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7 August 2008 Edition

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INTERNATIONAL : Uribe's dirty tricks to take credit for freeing Ingrid Betancourt

Ingrid Betancourt

Ingrid Betancourt

The Hostage


IT IS NOW almost six months since the Colombian Government launched a surprise attack on an encampment in neighbouring Ecuador and uncovered allegedly sensational and incontrovertible evidence that Venezuela’s President Hugo Chavez was funding the Revolutionary Armed Forces of Colombia (FARC).
And their remarkable claims appeared to have been supported and corroborated by no less an authority than Interpol. Unfortunately, the government of Alvaro Uribe overestimated its own credibility and international standing, with the result that many quickly became suspicious of the often lurid claims emanating from Bogota.
Indeed, Interpol was quick to refute Colombian claims that it had uncovered encrypted messages on recovered FARC lap-tops that appeared to confirm the story of secret funding from oil-rich Caracas. The international agency merely confirmed the integrity of captured electronic data it had been handed but said it could not account for the time the same data had been in the custody of the Colombian Army and intelligence services.

Since then, the Uribe government has remained remarkably quiet, which itself tends to suggest that they too know that their sordid little plot has become unstuck.
It is now known that the temporary FARC camp, two kilometres inside Colombia’s border with Ecuador, was hit by 10 GPS-guided ‘smart’ bombs in the early hours of 1 March, 2008. The Colombian authorities have cited US – and Brazilian-made planes from their air force as having launched the attack – but neither of these types is capable of using weaponry as sophisticated as that which destroyed the camp. There are now clear questions concerning how and from where those missiles were fired.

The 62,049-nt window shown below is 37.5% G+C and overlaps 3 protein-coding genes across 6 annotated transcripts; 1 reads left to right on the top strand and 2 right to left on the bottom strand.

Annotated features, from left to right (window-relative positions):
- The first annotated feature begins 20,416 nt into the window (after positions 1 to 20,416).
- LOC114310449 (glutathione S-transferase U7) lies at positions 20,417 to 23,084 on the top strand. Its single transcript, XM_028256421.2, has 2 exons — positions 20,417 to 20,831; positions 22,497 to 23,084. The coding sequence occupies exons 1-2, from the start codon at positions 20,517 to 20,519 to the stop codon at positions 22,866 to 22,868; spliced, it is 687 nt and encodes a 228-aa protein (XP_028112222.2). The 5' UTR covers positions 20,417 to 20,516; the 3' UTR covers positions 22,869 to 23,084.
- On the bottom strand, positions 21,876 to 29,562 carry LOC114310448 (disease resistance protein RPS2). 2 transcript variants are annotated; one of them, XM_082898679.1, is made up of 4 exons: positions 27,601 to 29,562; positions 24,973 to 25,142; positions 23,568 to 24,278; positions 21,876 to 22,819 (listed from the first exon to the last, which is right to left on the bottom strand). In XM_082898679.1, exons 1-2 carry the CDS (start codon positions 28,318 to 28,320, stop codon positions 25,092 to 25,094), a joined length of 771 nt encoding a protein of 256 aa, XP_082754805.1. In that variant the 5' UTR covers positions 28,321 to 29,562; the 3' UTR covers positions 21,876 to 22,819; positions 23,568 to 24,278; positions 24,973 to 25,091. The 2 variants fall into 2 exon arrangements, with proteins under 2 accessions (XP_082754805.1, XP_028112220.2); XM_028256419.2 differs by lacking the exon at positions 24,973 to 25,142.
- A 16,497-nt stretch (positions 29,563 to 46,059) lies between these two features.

The missiles were powerful enough to kill 23 people in their sleep, destroy all surrounding vegetation and leave a crater that the Ecuadorean Army said was 2.4m wide and 1.8m deep. Yet from amidst the carnage and destruction, a number of FARC lap-tops, memory sticks and hard drives were to emerge wholly unscathed.
Or maybe they didn’t.
When the Colombian authorities first contacted Interpol to seek their help they specifically referred to six devices: three computers and three USB keys. That was on 4 March, a full three days after the material had been captured.
Two days later and a letter to Interpol from another branch of the Colombian security forces speaks of eight devices: “three lap-tops, three USB keys and two hard drives”. This is the first time the latter had been mentioned, a full five days after their alleged capture.
Yet before Interpol even began its work, the Colombian and international press was replete with lurid and sometimes laughable stories of what the captured data had supposedly yielded: FARC financing of Chavez before he came to power (a favour he supposedly returned in later years); FARC leaders finding refuge in the Venezuelan capital while their foot soldiers trained Chavez’s army. And last, but not least, there were (invariably) the attempts by FARC to purchase uranium for a ‘dirty bomb’.